Iran, March 12, 2018 - Every year with the coming of March, a passion will prevail the Iranian society, part of which is due to ending a year and preparing to enter a new year, whereas the other part is the joy of “Festival of Fire “ and the Norouz ( Iranian New Year) and other New Year’s traditions.
Before the 1979 revolution, this passion and enthusiasm did not have political nature and often allocated to children and teenagers. Other ages were looking for vacation and a situation to get some rest and refection. However, after the big change of the 1979 revolution, and the subsequent ominous stealing of its leadership by Khomeini, the national traditions faded out for a few years and later were banned during the Iran-Iraq war that was provoked by the regime. This era continued until the end of this filthy war in 1988 and even a few years after.
“Festival of Fire” (Chahar-Shanbeh Suri), a revived tradition
With the beginning of the nineties and distancing away from the Iran-Iraq war and its disasters, the crushed Iranian society gradually found itself back again, when the survivors of the 1988 brutal massacre rose again with firm determination to struggle against the religious fascism. The forgotten traditions found themselves first in the minds of the people and then at every corner across the country. Norouz (New Year) celebration, Festival of Fire (Chahar-Shanbeh Suri), Sizdah-Bedar, Sadeh celebration, and Mehregan were among these traditions. But compared to all others, even Norouz and Sizdah-Bedar, “Festival of Fire” found a special and unique place in the Iranian society and became quickly a national struggle tradition of the people, particularly the youth, against the religious fascism ruling Iran.
How did the “Festival of Fire” become a tradition of struggle?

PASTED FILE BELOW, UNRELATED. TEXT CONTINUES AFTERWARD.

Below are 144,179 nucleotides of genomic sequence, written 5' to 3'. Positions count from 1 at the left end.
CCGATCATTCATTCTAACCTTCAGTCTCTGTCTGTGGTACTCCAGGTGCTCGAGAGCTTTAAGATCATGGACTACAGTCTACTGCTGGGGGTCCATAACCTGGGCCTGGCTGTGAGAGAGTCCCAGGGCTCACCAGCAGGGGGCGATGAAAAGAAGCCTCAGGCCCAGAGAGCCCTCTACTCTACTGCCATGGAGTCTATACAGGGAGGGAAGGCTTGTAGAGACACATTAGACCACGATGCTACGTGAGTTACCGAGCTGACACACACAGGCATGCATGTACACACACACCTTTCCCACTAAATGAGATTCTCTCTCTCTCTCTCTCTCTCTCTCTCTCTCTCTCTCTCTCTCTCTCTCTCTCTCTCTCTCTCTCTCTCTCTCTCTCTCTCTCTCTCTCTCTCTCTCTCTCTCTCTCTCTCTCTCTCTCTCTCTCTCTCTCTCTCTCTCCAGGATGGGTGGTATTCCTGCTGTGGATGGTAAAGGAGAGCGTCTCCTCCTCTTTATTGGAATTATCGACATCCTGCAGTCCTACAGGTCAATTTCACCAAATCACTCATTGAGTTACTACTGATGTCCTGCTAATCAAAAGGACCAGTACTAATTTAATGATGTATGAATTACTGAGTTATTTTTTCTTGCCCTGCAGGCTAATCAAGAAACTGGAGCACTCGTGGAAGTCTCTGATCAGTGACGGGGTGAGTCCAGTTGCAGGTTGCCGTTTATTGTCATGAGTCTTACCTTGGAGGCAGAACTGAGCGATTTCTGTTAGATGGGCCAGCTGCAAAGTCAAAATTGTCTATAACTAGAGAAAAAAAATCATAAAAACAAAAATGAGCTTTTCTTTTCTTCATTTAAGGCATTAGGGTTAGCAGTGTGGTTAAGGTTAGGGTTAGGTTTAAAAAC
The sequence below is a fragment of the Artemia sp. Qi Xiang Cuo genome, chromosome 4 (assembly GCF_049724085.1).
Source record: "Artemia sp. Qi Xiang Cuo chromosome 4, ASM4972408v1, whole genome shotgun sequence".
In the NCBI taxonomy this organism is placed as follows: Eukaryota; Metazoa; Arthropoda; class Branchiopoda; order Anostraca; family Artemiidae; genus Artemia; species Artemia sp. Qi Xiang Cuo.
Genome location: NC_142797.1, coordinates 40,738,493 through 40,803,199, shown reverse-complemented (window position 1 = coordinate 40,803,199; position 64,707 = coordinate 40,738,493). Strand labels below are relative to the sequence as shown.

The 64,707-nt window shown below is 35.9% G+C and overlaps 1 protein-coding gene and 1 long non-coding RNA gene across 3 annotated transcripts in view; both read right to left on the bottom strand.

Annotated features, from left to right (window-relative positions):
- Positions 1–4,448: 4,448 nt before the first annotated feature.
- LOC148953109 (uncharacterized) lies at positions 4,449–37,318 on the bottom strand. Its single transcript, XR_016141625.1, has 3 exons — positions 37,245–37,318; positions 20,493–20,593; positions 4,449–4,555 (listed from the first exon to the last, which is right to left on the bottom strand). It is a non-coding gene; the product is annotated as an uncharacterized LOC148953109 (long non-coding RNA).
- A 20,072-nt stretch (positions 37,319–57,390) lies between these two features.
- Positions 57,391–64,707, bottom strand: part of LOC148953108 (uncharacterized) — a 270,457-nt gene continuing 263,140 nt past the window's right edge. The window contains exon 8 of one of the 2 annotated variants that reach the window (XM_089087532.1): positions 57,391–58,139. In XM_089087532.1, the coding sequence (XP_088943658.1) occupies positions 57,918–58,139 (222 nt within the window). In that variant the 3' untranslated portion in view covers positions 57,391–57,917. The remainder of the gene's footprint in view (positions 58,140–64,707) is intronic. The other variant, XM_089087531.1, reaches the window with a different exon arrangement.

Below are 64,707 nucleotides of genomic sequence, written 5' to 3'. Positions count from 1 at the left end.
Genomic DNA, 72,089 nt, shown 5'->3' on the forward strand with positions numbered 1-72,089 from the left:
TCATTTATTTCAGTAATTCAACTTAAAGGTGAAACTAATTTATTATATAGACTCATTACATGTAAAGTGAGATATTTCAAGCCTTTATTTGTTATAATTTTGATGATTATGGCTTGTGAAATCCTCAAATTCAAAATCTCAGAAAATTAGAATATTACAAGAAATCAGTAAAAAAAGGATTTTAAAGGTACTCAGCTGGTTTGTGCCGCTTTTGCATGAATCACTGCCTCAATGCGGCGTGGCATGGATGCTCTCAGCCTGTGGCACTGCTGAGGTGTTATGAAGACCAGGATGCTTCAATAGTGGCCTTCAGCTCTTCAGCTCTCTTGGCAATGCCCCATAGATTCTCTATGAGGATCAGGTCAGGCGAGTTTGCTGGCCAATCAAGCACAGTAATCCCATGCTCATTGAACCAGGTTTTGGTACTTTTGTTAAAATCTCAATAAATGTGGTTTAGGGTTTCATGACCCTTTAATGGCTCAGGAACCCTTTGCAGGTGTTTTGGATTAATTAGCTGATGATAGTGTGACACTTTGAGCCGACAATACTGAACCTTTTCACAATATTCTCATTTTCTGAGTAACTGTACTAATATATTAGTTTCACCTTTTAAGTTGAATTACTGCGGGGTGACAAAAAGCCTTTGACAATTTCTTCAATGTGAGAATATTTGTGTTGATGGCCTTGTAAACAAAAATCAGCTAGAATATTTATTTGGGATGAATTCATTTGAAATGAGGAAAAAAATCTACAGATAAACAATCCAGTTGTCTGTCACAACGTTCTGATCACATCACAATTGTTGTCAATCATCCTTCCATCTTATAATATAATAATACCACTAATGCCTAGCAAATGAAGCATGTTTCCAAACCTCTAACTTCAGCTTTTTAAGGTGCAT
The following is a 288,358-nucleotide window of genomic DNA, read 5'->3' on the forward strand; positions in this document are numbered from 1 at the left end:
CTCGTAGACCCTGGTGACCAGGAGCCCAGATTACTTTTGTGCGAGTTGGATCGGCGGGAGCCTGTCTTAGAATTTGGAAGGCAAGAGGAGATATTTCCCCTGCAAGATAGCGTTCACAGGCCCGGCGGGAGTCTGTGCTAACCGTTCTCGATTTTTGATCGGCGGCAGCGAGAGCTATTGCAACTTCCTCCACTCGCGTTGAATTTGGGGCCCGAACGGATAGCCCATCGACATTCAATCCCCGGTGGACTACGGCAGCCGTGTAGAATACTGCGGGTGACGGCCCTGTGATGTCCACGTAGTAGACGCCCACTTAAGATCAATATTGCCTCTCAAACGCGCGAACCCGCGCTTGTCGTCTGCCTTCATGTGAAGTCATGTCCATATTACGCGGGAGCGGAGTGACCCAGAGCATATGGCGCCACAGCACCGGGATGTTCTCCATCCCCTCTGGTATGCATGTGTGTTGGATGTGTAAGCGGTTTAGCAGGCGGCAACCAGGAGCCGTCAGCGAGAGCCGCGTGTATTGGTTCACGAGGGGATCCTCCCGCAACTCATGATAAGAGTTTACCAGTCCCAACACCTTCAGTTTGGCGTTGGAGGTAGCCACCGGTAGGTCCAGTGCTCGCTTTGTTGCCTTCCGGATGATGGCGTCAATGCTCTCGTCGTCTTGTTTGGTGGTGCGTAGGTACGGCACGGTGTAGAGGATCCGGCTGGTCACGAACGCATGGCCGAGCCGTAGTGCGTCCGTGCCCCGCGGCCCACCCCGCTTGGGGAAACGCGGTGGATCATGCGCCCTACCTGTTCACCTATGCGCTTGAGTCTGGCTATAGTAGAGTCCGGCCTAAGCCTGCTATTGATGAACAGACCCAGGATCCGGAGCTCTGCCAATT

Why and how did that happen? How a several thousand year old tradition became an opportunity to challenge a dictator? Among all the traditions that Iranians had, it was only “Festival of Fire” that became a tradition and an opportunity to fight against dictatorship. It, undoubtedly, was due to the nature of this festival and the factor at the core of this tradition: FIRE! The only thing that terrifies the dictator and makes him think twice is fire. Other traditions did not have any such a nature. "Fire" was the main feature of the “Festival of Fire”.
When did “Festival of Fire” find such a role in the Iranian society?
With a glimpse at the state-run newspapers, you will not find any issue about “Festival of Fire” and the problems it had caused for the government up until late 80’s. It was in early 90’s that “Festival of Fire”, became a ceremony when the youth could show their opposition to the regime’s suppression.
In the next steps, the youths’ defiance, which was just in the form of open joy in the streets, evolved from a passive move to an active opposition to dictatorship and a means to confront the suppressive forces, especially the IRGC.
A glance at PMOI’s calls for holding “Festival of Fire”
Every year the People's Mojahedin Organization of Iran (PMOI) have always encouraged the youth inside the country to celebrate the festival of fire by issuing calls in advance. The essence of all these calls have been almost the same: Rising and protesting against the dictatorship.